Quantcast

Latest Gene therapy Stories

2012-05-15 12:46:59

A DNA-covered submicroscopic bead used to deliver genes or drugs directly into cells to treat disease appears to have therapeutic value just by showing up, researchers report. Within a few hours of injecting empty-handed DNA nanoparticles, Georgia Health Sciences University researchers were surprised to see increased expression of an enzyme that calms the immune response. In an animal model of rheumatoid arthritis, the enhanced expression of indoleomine 2,3 dioxygenase, or IDO,...

2012-05-15 09:33:03

Mouse lifespan extended up to 24 percent with a single treatment A number of studies have shown that it is possible to lengthen the average life of individuals of many species, including mammals, by acting on specific genes. To date, however, this has meant altering the animals' genes permanently from the embryonic stage — an approach impracticable in humans. Researchers at the Spanish National Cancer Research Centre (CNIO), led by its director María Blasco, have proved...

2012-05-10 22:51:18

Scientists from the Medical Research Council (MRC) Institute of Genetics and Molecular Medicine (IGMM) at the University of Edinburgh have discovered an enzyme that corrects the most common mistake in mammalian DNA. The mistake is the inclusion of individual bits of RNA within the DNA sequence, which the researchers found occurs more than a million times in each cell as it divides. The findings, published in Cell, suggest the RNase H2 enzyme is central to an important DNA repair mechanism...

2012-05-08 15:27:53

Gene therapy strategies to prevent and treat inherited diseases of the retina that can cause blindness have progressed rapidly. Positive results in animal models of human retinal disease continue to emerge, as reported in several articles published in Human Gene Therapy, a peer-reviewed journal from Mary Ann Liebert, Inc., publishers. The articles are available free on the Human Gene Therapy website. After 20 years of promising research, testing in animal models, and initial clinical trial...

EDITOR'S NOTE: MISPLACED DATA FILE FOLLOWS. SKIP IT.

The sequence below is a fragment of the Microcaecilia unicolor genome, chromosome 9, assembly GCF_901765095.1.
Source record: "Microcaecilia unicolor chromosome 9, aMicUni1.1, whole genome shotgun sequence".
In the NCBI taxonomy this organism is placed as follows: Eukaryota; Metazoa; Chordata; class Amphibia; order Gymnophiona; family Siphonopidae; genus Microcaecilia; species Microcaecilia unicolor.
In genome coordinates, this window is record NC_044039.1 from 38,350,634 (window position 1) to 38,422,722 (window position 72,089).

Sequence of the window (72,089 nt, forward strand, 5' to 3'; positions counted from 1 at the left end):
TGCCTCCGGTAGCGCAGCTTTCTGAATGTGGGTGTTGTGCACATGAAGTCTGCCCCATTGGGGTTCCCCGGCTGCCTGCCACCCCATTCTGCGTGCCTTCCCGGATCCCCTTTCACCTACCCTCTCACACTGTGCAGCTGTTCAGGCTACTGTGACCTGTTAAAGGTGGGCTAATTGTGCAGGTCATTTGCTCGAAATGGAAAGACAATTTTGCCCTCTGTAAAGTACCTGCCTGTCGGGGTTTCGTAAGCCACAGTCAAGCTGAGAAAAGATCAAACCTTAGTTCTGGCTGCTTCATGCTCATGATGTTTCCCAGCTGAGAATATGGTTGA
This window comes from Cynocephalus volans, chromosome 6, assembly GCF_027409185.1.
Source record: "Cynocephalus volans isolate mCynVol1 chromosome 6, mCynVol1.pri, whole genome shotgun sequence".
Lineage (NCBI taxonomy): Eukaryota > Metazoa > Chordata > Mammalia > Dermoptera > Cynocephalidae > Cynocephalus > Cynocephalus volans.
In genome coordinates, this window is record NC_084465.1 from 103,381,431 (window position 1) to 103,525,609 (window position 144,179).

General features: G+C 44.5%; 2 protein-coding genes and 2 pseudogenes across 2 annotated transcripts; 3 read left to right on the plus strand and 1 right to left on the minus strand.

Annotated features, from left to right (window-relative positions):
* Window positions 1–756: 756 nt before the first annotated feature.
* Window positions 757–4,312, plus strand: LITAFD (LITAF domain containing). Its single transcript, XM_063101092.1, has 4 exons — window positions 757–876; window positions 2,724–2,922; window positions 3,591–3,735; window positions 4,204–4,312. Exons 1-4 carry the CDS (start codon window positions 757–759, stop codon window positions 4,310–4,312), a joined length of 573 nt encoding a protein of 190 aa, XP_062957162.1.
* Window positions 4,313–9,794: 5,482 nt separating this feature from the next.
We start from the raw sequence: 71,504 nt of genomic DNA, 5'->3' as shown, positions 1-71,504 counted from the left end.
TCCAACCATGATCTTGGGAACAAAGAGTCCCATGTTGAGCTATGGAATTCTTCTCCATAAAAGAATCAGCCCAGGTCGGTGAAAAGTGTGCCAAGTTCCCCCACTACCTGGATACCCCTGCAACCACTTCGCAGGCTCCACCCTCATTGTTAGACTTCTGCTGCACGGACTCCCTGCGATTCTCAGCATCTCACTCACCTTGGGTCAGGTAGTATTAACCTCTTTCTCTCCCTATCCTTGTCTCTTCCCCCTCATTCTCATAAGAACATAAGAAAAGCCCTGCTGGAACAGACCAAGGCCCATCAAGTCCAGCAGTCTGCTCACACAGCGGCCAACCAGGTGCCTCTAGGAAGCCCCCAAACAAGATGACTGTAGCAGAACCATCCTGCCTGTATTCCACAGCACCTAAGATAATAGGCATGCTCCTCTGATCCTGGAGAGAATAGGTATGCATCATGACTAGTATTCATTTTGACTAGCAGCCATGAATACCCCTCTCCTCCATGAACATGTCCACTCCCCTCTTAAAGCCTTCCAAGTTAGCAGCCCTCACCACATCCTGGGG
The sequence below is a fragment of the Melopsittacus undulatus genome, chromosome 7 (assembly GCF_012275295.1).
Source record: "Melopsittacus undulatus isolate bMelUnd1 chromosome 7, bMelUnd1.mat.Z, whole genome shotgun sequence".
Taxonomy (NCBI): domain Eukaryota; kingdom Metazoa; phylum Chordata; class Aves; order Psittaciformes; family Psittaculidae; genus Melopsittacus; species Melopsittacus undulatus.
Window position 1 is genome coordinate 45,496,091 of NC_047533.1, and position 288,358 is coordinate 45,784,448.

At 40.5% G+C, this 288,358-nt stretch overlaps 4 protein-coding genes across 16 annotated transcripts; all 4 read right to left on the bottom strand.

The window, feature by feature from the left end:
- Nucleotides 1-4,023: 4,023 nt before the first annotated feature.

2012-05-02 21:16:21

Results open up field of T cell gene therapy for use in other diseases HIV patients treated with genetically modified T cells remain healthy up to 11 years after initial therapy, researchers from the Perelman School of Medicine at the University of Pennsylvania report in the new issue of Science Translational Medicine. The results provide a framework for the use of this type of gene therapy as a powerful weapon in the treatment of HIV, cancer, and a wide variety of other diseases. "We...

2012-05-02 13:12:45

UC Davis Health System researchers are a step closer to launching human clinical trials involving the use of an innovative stem cell therapy to fight the virus that causes AIDS. In a paper published in the May issue of the Journal of Virology, the UC Davis HIV team demonstrated both the safety and efficacy of transplanting anti-HIV stem cells into mice that represent models of infected patients. The technique, which involves replacing the immune system with stem cells engineered with a...

2012-04-23 22:29:39

A research team, led by John Guy, M.D., professor of ophthalmology at Bascom Palmer Eye Institute of the University of Miami Miller School of Medicine, has pioneered a novel technological treatment for Leber Hereditary Optic Neuropathy (LHON), an inherited genetic defect that causes rapid, permanent, and bilateral loss of vision in people of all ages, but primarily males ages 20-40. Genetic mutations in the mitochondria (part of the cell that produces energy) cause the disorder. Currently,...


Word of the Day
attercop
  • A spider.
  • Figuratively, a peevish, testy, ill-natured person.
'Attercop' comes from the Old English 'atorcoppe,' where 'atter' means 'poison, venom' and‎ 'cop' means 'spider.' 'Coppa' is a derivative of 'cop,' top, summit, round head, or 'copp,' cup, vessel, which refers to 'the supposed venomous properties of spiders,' says the OED. 'Copp' is still found in the word 'cobweb.'
Related